“Stories of Our Lives” shares the unheard stories of being queer in Kenya

AE: Was there any personal narrative attached to the surreal short “Each Night I Dream”?

JC: There’s the narrative about the tree, which is a very old myth that we’ve heard over and over again. That fig tree being a kind of weird tree that if you go around it several times backwards you change your gender. While we were talking about this film someone reminded us about that story. And we’d never–I’d never really thought about that story from a queer perspective. So it was interesting to explore an old, old story and look at it from this lens.

In there, there’s a little question about this whole idea about being homosexual is un-African, which is also dealt with in the film. And yet you have all these stories where gender was fluid. That film was very much about also thinking about if homosexuality is un-African then who are these homosexuals and where do they come from?


AE: Over what period of time did you gather these stories?

JC: It’s taken two years. We just finished the last couple of interviews early this year. So we started in 2013.


AE: Given the subject matter, was it hard to find actors to agree to work on this project?

JC: Not really. Surprisingly we had a whole bunch of actors who were very well-known and have been acting for a long time in the Kenyan industry, and they were still kind of very psyched to be in this film. We had newcomers who had never acted before, especially in the last short. They had never acted before. So we had a mixture of experiences.


AE: Any backlash for the actors and crew?

JC: Other than the criminal charges that they pressed against the executive producer…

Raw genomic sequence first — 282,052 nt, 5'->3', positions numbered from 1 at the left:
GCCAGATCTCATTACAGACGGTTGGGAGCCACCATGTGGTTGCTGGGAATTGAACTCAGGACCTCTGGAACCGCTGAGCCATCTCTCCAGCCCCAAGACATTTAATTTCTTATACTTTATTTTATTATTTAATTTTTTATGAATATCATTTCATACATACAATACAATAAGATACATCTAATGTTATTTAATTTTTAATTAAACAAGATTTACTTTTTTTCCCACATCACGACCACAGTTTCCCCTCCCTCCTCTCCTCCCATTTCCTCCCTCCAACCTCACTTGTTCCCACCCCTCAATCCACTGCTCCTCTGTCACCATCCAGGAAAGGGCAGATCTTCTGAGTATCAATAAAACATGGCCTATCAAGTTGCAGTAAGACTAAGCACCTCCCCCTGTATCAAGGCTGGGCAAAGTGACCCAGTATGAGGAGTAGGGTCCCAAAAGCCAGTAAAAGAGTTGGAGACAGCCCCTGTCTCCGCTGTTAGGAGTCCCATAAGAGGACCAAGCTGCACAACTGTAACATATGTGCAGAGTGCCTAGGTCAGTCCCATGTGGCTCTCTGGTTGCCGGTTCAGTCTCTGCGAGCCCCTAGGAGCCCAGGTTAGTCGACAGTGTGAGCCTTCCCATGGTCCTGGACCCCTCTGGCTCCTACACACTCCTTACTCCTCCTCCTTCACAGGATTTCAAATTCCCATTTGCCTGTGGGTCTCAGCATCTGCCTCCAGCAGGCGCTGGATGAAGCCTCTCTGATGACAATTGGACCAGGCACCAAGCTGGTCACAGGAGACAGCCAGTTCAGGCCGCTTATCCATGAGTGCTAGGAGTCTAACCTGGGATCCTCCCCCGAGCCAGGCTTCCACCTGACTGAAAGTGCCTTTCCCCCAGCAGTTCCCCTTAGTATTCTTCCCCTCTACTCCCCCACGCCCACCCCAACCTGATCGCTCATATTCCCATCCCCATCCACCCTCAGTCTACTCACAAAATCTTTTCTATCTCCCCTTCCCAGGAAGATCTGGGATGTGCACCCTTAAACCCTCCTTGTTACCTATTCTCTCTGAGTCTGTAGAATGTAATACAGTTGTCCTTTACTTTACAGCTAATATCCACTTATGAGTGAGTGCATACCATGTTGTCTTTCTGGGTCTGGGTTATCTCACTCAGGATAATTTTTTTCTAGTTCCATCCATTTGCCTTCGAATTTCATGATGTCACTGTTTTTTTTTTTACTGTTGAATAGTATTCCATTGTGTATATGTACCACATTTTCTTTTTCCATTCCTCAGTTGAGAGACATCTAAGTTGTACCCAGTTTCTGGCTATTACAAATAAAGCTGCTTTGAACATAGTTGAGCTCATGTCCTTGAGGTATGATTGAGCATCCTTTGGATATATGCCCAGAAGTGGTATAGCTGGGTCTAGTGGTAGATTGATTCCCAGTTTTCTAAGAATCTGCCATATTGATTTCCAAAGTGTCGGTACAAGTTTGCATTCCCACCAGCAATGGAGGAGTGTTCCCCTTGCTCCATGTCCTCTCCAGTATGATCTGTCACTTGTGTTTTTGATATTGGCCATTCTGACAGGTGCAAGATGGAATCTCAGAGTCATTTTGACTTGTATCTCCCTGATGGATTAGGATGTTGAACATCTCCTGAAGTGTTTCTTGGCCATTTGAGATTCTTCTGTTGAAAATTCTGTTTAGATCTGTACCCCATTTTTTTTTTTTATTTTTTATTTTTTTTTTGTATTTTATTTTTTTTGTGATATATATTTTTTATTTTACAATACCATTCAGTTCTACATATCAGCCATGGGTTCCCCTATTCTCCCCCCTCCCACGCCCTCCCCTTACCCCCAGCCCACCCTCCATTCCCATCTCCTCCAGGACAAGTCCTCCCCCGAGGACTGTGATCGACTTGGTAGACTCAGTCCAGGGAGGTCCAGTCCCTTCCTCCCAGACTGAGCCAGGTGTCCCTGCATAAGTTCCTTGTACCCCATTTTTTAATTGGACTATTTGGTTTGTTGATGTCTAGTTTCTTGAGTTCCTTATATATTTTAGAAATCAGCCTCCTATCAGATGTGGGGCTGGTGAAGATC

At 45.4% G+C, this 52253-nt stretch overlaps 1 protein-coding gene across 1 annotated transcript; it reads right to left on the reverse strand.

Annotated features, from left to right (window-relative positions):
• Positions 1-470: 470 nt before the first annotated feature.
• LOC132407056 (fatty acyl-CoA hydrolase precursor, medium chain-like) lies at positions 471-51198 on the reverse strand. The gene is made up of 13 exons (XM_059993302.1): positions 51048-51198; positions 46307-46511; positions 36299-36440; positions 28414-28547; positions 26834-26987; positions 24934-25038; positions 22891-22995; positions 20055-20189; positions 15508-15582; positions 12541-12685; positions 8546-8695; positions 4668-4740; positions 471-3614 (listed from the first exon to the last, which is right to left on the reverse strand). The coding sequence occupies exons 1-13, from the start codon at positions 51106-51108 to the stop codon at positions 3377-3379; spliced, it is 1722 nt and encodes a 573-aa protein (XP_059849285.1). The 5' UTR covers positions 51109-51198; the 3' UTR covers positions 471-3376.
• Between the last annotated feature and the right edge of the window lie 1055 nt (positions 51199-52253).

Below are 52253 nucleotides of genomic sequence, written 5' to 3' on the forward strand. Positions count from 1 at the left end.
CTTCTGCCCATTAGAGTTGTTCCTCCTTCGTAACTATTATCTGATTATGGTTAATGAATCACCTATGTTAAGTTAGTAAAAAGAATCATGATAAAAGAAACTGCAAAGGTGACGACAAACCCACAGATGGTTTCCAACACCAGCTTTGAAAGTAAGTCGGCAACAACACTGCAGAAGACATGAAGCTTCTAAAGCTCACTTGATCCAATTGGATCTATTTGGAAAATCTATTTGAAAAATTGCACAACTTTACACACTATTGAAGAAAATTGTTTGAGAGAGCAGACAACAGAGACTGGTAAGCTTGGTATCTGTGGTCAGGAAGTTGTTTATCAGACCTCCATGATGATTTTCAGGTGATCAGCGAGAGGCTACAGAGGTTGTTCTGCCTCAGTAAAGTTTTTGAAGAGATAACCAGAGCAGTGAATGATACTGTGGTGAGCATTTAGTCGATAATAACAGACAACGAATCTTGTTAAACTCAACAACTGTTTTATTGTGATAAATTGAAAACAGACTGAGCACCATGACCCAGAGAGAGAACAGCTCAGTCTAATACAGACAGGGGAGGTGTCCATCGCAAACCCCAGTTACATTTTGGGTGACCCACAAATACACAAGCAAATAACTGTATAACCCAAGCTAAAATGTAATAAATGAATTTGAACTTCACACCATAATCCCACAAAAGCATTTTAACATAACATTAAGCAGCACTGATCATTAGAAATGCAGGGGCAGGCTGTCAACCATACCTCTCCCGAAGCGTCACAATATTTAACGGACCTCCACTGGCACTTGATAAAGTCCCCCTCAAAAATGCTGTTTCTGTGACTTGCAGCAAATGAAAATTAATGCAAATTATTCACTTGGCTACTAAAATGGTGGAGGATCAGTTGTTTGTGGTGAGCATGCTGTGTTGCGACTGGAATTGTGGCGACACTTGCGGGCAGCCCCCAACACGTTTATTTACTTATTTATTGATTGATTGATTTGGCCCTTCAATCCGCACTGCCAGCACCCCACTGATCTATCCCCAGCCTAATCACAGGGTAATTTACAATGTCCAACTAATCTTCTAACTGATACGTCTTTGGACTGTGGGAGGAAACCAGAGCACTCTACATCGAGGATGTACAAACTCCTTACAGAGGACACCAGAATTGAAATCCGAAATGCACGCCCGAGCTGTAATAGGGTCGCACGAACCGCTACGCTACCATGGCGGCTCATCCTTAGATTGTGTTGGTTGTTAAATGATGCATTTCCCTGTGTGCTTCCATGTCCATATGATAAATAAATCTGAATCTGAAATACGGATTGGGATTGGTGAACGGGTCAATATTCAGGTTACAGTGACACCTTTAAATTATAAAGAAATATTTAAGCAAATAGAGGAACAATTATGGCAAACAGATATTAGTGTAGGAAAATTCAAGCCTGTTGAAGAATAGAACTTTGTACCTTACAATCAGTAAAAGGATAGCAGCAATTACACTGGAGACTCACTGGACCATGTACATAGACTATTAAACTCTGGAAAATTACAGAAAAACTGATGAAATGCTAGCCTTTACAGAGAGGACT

AE: Oh really? The Kenyan authorities?

JC: Yeah. After the premiere of the film in Toronto. It premiered in 2014 at the TIFF, and then we came back to Kenya and then there was all this press from Toronto about the film.

To screen the film publicly in Kenya you have to get a license from the Film Classification Board. You have to get a rating. And so when we presented the film to them they banned it. And then they pressed criminal charges against an executive producer, who’s a member of the collective, for shooting without a license.


AE: Where do things stand right now?

JC: It’s a criminal charge and the penalties are 150,000 shillings [about $1,500 USD] and/or seven years in prison. So that was in October last year and then they dropped the case this year.


AE: So has your film been publicly shown in Kenya at all?

JC: No, it hasn’t. In a way, the fact that the film hasn’t really been seen in Kenya has somehow protected the cast from any kind of craziness. Except that one actress of ours says that after Toronto she got an eviction notice from her landlord.

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